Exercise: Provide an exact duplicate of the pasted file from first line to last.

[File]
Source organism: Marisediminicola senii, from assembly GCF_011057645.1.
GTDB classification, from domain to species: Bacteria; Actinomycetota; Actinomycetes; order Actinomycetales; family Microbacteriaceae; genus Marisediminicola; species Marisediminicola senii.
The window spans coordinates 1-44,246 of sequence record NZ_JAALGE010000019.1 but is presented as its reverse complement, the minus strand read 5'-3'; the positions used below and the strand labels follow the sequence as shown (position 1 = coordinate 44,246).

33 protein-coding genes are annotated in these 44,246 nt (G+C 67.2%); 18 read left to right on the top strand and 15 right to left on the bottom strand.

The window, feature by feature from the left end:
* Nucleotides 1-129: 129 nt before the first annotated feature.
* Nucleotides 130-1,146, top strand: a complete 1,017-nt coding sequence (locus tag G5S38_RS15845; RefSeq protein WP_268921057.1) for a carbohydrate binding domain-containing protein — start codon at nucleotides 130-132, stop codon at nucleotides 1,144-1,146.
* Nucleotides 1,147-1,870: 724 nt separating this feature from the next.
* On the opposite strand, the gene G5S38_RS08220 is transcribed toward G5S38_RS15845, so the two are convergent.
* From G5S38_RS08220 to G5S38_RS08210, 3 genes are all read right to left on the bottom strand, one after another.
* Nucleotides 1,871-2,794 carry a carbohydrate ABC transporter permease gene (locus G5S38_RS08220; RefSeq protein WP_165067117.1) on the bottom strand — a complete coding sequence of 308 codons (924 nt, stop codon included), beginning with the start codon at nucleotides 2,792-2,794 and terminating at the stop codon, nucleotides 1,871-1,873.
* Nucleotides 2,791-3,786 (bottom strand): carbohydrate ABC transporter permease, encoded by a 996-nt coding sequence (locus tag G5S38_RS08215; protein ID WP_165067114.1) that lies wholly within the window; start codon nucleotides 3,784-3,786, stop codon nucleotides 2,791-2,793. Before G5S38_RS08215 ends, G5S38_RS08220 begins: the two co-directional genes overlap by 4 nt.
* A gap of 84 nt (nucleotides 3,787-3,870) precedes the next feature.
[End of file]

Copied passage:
Source organism: Marisediminicola senii, from assembly GCF_011057645.1.
GTDB classification, from domain to species: Bacteria; Actinomycetota; Actinomycetes; order Actinomycetales; family Microbacteriaceae; genus Marisediminicola; species Marisediminicola senii.
The window spans coordinates 1-44,246 of sequence record NZ_JAALGE010000019.1 but is presented as its reverse complement, the minus strand read 5'-3'; the positions used below and the strand labels follow the sequence as shown (position 1 = coordinate 44,246).

33 protein-coding genes are annotated in these 44,246 nt (G+C 67.2%); 18 read left to right on the top strand and 15 right to left on the bottom strand.

The window, feature by feature from the left end:
* Nucleotides 1-129: 129 nt before the first annotated feature.
* Nucleotides 130-1,146, top strand: a complete 1,017-nt coding sequence (locus tag G5S38_RS15845; RefSeq protein WP_268921057.1) for a carbohydrate binding domain-containing protein — start codon at nucleotides 130-132, stop codon at nucleotides 1,144-1,146.
* Nucleotides 1,147-1,870: 724 nt separating this feature from the next.
* On the opposite strand, the gene G5S38_RS08220 is transcribed toward G5S38_RS15845, so the two are convergent.
* From G5S38_RS08220 to G5S38_RS08210, 3 genes are all read right to left on the bottom strand, one after another.
* Nucleotides 1,871-2,794 carry a carbohydrate ABC transporter permease gene (locus G5S38_RS08220; RefSeq protein WP_165067117.1) on the bottom strand — a complete coding sequence of 308 codons (924 nt, stop codon included), beginning with the start codon at nucleotides 2,792-2,794 and terminating at the stop codon, nucleotides 1,871-1,873.
* Nucleotides 2,791-3,786 (bottom strand): carbohydrate ABC transporter permease, encoded by a 996-nt coding sequence (locus tag G5S38_RS08215; protein ID WP_165067114.1) that lies wholly within the window; start codon nucleotides 3,784-3,786, stop codon nucleotides 2,791-2,793. Before G5S38_RS08215 ends, G5S38_RS08220 begins: the two co-directional genes overlap by 4 nt.
* A gap of 84 nt (nucleotides 3,787-3,870) precedes the next feature.